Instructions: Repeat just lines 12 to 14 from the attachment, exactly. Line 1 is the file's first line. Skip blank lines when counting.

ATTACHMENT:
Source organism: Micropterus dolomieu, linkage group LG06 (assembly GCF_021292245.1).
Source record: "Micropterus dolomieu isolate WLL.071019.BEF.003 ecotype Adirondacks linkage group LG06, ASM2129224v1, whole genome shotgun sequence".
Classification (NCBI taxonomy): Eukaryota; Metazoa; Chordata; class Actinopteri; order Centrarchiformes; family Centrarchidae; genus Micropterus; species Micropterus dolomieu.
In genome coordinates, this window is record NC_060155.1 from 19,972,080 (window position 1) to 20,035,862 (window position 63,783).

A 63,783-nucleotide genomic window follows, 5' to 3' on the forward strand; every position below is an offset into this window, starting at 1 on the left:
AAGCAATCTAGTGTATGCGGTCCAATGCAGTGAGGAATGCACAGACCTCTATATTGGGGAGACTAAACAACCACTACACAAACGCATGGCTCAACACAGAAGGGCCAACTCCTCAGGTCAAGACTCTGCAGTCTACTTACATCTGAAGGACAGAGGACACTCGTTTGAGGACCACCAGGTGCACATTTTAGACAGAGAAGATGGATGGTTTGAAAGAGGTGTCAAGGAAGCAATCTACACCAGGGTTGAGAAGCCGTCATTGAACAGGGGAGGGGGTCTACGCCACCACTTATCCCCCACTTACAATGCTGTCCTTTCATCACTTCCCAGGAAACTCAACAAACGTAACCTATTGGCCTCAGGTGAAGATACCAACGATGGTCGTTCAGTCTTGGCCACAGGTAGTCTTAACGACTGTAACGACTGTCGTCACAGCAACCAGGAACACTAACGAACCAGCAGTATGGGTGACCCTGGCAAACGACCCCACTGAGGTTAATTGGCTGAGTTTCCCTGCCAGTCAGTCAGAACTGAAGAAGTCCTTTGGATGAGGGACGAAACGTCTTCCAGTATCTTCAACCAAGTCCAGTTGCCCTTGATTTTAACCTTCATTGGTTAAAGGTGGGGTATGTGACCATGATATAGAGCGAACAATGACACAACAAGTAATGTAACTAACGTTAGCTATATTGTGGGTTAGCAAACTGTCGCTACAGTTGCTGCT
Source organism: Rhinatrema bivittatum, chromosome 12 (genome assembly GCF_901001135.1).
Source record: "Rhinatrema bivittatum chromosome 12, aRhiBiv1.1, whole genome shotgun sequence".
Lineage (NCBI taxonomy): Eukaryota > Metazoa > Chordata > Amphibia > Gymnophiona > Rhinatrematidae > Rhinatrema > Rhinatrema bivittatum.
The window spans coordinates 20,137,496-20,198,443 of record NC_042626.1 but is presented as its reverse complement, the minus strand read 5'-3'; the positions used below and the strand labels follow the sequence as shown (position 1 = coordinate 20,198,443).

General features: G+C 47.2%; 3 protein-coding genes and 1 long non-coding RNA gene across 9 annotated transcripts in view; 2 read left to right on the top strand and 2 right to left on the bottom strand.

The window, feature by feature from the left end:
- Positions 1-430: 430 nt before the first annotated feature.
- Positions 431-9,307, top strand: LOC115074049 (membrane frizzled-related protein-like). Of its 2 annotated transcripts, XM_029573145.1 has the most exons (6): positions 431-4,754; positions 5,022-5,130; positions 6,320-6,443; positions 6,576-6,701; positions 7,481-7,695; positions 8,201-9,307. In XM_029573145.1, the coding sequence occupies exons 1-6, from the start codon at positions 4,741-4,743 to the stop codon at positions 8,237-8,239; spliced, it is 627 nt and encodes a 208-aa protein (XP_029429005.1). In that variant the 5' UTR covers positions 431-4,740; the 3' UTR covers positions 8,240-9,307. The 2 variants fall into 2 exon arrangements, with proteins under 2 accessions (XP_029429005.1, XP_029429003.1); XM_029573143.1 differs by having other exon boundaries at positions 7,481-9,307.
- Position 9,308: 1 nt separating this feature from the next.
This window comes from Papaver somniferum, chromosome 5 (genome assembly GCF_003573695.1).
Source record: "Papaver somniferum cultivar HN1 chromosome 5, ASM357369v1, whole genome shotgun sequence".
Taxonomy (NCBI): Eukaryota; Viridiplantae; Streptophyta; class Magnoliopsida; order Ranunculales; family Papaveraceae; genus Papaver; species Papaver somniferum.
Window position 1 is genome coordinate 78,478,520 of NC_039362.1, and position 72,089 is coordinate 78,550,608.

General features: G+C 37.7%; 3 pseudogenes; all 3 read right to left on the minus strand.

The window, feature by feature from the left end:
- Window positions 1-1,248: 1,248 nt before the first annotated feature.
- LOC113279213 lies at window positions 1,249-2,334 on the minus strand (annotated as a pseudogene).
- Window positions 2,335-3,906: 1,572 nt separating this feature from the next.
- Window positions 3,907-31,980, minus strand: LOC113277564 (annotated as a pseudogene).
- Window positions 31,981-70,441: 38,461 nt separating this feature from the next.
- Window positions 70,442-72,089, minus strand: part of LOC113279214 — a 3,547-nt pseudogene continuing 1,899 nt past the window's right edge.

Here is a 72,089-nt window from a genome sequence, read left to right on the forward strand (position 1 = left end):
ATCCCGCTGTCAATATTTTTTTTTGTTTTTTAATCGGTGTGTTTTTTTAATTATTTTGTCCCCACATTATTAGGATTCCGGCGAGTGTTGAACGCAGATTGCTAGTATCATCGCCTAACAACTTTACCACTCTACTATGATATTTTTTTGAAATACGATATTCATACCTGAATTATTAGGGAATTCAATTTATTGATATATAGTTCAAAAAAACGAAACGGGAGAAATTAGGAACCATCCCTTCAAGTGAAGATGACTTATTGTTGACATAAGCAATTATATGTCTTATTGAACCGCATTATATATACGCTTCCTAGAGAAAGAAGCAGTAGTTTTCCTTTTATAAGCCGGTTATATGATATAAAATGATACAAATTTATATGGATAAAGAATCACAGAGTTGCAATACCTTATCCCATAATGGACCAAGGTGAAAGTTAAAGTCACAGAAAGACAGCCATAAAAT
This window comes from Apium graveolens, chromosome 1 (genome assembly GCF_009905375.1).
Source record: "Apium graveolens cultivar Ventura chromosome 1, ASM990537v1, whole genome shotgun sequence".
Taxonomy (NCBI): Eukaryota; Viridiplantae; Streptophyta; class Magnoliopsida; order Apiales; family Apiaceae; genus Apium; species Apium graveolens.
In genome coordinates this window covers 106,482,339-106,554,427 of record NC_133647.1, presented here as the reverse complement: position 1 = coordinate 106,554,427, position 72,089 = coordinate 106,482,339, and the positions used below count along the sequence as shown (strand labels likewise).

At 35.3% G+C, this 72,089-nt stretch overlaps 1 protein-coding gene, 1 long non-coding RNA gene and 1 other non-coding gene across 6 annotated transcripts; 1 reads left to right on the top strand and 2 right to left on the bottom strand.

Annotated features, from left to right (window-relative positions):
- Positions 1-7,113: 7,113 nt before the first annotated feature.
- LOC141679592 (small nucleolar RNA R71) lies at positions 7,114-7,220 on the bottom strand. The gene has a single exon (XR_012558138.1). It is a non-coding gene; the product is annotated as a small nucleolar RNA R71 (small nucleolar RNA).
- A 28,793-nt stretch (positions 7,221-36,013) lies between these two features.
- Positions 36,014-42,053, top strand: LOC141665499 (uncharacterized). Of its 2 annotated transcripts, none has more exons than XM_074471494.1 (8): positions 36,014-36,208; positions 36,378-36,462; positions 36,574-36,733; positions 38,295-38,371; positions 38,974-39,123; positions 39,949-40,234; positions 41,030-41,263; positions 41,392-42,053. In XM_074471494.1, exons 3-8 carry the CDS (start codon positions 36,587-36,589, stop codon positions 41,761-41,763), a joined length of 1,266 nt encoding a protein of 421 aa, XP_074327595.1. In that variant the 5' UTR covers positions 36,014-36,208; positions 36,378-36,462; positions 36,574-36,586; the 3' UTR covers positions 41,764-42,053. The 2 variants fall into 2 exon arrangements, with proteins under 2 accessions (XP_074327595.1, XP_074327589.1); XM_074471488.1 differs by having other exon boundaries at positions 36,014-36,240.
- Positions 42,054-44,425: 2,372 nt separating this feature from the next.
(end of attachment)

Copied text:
The window, feature by feature from the left end:
- Positions 1-430: 430 nt before the first annotated feature.
- Positions 431-9,307, top strand: LOC115074049 (membrane frizzled-related protein-like). Of its 2 annotated transcripts, XM_029573145.1 has the most exons (6): positions 431-4,754; positions 5,022-5,130; positions 6,320-6,443; positions 6,576-6,701; positions 7,481-7,695; positions 8,201-9,307. In XM_029573145.1, the coding sequence occupies exons 1-6, from the start codon at positions 4,741-4,743 to the stop codon at positions 8,237-8,239; spliced, it is 627 nt and encodes a 208-aa protein (XP_029429005.1). In that variant the 5' UTR covers positions 431-4,740; the 3' UTR covers positions 8,240-9,307. The 2 variants fall into 2 exon arrangements, with proteins under 2 accessions (XP_029429005.1, XP_029429003.1); XM_029573143.1 differs by having other exon boundaries at positions 7,481-9,307.